Although mycorrhizas are expected to play a key role in community assembly during ecological succession, little is known about the dynamics of the symbiotic partners in natural systems. For instance, it is unclear how efficiently plants and arbuscular mycorrhizal (AM) fungi disperse into early successional ecosystems, and which, if either, symbiotic partner drives successional dynamics. This study describes the dynamics of plant and AM fungal communities, assesses correlation in the composition of plant and AM fungal communities and compares dispersal limitation of plants and AM fungi during succession. We studied gravel pits 20 and 50 years post abandonment and undisturbed grasslands in Western Estonia. The composition of plant and AM fungal communities was strongly correlated, and the strength of the correlation remained unchanged as succession progressed, indicating a stable dependence among mycorrhizal plants and AM fungi. A relatively high proportion of the AM fungal taxon pool was present in early successional sites, in comparison with the respective fraction of plants. These results suggest that AM fungi arrived faster than plants and may thus drive vegetation dynamics along secondary vegetation succession.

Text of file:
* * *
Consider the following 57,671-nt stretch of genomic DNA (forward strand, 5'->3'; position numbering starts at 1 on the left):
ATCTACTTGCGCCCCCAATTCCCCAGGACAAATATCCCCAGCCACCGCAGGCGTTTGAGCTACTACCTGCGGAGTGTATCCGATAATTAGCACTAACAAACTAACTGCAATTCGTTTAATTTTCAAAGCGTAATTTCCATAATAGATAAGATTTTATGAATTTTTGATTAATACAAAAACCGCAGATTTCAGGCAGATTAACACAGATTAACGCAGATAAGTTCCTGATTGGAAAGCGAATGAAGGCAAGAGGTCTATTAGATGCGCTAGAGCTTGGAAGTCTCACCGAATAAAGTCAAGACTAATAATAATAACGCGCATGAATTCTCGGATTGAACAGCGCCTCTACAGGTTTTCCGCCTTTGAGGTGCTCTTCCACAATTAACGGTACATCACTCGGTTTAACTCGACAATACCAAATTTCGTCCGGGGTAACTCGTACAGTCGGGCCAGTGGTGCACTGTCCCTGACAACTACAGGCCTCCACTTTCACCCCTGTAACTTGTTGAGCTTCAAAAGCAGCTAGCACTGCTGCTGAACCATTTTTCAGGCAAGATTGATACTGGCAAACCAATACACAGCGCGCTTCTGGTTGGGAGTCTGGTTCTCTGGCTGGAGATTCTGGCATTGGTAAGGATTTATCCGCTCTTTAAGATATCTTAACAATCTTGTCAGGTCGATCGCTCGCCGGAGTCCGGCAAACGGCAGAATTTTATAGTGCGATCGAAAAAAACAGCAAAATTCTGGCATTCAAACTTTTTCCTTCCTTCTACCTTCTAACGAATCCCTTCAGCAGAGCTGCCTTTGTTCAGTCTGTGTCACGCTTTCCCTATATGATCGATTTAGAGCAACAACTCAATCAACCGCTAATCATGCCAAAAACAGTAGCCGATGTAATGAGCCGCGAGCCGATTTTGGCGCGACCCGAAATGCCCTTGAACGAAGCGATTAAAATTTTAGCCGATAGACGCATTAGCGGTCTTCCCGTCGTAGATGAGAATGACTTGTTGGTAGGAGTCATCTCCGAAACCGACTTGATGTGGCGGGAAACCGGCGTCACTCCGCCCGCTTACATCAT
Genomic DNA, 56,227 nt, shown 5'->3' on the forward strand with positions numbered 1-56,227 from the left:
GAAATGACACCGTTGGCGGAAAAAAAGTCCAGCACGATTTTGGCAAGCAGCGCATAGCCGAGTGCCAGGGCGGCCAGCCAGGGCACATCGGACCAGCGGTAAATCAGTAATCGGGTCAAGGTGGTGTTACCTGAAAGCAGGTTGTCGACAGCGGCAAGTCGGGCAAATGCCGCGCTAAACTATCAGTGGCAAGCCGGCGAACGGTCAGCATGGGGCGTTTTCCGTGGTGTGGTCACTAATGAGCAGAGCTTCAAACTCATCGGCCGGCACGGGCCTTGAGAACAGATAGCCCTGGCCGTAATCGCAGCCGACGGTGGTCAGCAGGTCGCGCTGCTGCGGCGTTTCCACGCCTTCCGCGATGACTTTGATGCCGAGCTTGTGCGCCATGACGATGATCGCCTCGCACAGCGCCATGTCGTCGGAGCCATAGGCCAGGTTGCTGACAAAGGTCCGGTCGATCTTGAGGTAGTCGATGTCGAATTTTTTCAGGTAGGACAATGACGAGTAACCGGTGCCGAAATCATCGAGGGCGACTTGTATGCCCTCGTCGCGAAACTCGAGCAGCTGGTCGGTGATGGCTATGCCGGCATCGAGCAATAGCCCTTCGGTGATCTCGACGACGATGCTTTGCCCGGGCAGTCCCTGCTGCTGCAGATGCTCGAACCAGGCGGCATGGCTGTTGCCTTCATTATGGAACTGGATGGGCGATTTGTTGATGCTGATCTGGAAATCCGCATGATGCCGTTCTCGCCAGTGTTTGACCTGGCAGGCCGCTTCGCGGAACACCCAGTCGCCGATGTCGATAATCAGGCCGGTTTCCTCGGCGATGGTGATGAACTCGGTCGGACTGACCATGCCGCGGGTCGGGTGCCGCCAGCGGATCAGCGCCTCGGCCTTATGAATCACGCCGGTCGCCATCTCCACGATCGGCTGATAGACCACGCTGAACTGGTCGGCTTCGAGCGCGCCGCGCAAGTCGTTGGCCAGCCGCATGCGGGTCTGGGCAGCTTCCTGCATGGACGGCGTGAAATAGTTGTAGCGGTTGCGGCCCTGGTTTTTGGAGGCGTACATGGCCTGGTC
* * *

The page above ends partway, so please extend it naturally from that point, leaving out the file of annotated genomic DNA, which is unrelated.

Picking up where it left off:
One sentence summary: Arbuscular mycorrhizal (AM) fungi are efficient colonizers during succession and exhibit lower dispersal limitation than plants. Allied with correlated community composition, this suggests that AM fungi are important drivers of plant communities.